I tried to write books as a kid. Novels. I still remember some of the concepts and characters.
I also remember being steamrolled by doubt. I would sit down full of excitement, and soon I’d be overwhelmed. Things that seemed clear just moments before – who would say what, what would happen when – became complicated and fuzzy. In my head, it was awesome. On paper, it looked confused, childish, and unartful. I was ashamed. I was sure I was doing it wrong.
I bet my writing was confused, childish and unartful. (I was, after all, a child, and confused.) But my biggest problem wasn’t lack of skills. It was lack of tolerance for the unknown. My American upbringing had taught me that knowing was good, not-knowing was bad. Simple. But left alone with a blank page and a head full of ideas, there was no way to ignore that yucky feeling of uncertainty, no clear path to the safe ground of knowing. The idea that sitting in my soupy confusion could ever lead to something positive never entered my head. Instead, I just figured I was flawed.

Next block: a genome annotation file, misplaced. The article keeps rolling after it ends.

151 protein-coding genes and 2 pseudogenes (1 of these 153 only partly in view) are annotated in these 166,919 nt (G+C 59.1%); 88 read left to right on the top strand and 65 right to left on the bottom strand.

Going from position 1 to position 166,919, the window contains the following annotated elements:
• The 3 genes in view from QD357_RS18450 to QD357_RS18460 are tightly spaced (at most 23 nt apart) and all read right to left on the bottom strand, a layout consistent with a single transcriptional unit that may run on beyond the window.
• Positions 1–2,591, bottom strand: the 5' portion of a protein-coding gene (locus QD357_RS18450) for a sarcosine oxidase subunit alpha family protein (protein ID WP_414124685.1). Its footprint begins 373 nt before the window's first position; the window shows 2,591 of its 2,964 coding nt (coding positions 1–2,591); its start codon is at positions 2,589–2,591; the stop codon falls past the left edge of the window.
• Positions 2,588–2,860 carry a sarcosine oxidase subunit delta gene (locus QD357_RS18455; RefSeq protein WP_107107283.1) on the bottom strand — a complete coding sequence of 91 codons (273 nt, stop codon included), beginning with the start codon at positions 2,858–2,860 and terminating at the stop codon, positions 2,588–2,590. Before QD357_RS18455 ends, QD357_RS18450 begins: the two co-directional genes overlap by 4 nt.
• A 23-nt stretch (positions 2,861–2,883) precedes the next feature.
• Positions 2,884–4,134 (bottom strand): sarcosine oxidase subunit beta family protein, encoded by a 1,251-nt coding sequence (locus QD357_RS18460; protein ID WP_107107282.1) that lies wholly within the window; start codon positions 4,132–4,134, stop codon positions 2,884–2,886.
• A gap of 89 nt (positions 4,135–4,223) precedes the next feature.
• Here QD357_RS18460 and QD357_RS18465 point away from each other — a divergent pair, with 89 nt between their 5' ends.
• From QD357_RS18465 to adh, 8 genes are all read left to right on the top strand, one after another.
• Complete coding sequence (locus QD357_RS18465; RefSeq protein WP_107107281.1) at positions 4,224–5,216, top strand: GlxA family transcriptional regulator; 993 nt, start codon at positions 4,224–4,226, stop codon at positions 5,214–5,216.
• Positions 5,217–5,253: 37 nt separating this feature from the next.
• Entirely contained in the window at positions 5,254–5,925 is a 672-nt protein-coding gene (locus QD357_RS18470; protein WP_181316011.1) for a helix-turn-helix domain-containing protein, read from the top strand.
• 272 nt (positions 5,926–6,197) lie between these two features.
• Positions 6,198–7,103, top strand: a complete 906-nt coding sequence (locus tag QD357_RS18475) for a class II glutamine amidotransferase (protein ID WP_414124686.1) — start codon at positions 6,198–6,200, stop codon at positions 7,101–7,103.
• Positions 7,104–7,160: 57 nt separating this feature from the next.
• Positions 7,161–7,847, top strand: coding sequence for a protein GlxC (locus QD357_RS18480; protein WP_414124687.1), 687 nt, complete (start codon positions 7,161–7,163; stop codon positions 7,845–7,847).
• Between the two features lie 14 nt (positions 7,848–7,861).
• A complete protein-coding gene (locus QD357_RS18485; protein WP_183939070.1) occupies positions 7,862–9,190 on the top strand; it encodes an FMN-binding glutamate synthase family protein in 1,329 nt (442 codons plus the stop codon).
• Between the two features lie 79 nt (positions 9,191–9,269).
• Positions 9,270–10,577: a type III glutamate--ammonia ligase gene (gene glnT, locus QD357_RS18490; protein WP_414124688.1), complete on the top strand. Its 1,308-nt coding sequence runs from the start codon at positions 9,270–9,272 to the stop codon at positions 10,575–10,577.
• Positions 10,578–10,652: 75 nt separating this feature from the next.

I kept trying, but I didn’t finish those books. Feeling ashamed really steals your mojo.
It’s taken me decades to shift my relationship with “I don’t know.” It still scares me, still has the power to paralyze. But slowly I’m learning that not-knowing is where making begins. It’s the vacuum that creating seeks to fill.
"I don’t know what this feeling is, this idea, this story. I don’t know how to move it from inside my head out into the world. I don’t even know why I’m compelled to try."
These feelings aren’t reasons to stop. They’re why I start.
I don’t know.
Possibly the most important words for making anything.
I don’t know.